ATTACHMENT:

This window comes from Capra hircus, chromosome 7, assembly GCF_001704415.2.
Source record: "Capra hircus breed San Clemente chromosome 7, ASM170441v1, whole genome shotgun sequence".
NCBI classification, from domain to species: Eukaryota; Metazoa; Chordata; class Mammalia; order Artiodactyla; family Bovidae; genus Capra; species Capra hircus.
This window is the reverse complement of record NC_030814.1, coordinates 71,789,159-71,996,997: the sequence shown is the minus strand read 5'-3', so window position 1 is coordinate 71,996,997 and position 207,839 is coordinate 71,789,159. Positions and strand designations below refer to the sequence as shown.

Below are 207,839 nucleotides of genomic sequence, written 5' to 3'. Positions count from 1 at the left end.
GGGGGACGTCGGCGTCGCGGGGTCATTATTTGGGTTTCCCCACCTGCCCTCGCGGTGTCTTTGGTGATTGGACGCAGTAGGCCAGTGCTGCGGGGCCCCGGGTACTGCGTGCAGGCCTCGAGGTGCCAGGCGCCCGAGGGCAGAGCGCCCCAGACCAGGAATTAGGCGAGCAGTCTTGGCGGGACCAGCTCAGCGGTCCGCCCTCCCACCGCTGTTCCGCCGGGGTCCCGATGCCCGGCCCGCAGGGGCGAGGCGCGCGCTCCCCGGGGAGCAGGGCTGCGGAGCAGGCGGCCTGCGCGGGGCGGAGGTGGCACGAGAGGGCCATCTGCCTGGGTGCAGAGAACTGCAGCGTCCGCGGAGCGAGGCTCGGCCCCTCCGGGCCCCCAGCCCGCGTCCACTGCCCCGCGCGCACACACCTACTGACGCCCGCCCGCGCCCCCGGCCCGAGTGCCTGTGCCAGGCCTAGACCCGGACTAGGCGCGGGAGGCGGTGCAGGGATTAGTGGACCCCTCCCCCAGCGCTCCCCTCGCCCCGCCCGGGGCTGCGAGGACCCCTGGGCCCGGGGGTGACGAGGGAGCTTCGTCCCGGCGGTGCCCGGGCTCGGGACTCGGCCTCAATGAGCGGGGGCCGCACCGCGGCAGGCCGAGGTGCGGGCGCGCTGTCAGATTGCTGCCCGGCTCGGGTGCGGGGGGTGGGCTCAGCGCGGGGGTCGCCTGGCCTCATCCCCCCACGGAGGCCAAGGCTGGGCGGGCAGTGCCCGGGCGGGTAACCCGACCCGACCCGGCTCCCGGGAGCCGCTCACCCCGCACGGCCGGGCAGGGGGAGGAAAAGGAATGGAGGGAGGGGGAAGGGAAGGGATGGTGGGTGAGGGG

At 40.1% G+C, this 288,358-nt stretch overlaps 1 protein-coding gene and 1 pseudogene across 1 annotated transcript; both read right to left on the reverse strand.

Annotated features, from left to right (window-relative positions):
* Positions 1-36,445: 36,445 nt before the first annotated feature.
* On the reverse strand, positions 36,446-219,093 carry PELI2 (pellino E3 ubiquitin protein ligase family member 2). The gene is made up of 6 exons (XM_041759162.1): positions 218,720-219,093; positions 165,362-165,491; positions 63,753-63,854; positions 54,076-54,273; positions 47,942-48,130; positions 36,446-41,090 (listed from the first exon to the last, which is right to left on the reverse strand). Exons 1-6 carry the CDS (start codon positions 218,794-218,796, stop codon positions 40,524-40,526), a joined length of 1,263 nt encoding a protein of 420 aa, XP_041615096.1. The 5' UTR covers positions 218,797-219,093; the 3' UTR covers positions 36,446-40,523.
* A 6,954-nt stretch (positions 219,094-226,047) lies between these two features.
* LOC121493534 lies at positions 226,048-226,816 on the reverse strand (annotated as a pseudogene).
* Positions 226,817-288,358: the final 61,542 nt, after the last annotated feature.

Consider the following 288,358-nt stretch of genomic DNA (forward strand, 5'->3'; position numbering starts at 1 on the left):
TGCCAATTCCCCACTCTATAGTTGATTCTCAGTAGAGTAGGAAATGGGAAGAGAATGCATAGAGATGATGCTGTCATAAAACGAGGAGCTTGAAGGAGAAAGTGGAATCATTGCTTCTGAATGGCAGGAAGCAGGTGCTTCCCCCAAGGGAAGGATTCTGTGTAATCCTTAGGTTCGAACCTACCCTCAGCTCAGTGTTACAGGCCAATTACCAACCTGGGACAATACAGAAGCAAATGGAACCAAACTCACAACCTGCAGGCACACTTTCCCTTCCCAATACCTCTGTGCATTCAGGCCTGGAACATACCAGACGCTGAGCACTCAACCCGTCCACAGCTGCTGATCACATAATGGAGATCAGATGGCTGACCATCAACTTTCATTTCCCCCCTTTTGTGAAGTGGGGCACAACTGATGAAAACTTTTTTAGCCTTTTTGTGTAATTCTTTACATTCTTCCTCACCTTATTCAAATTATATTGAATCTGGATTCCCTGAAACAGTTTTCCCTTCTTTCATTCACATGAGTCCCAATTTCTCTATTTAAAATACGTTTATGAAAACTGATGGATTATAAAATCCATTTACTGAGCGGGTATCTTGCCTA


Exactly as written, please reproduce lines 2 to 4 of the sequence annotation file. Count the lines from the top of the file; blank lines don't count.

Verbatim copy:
Source record: "Capra hircus breed San Clemente chromosome 7, ASM170441v1, whole genome shotgun sequence".
NCBI classification, from domain to species: Eukaryota; Metazoa; Chordata; class Mammalia; order Artiodactyla; family Bovidae; genus Capra; species Capra hircus.
This window is the reverse complement of record NC_030814.1, coordinates 71,789,159-71,996,997: the sequence shown is the minus strand read 5'-3', so window position 1 is coordinate 71,996,997 and position 207,839 is coordinate 71,789,159. Positions and strand designations below refer to the sequence as shown.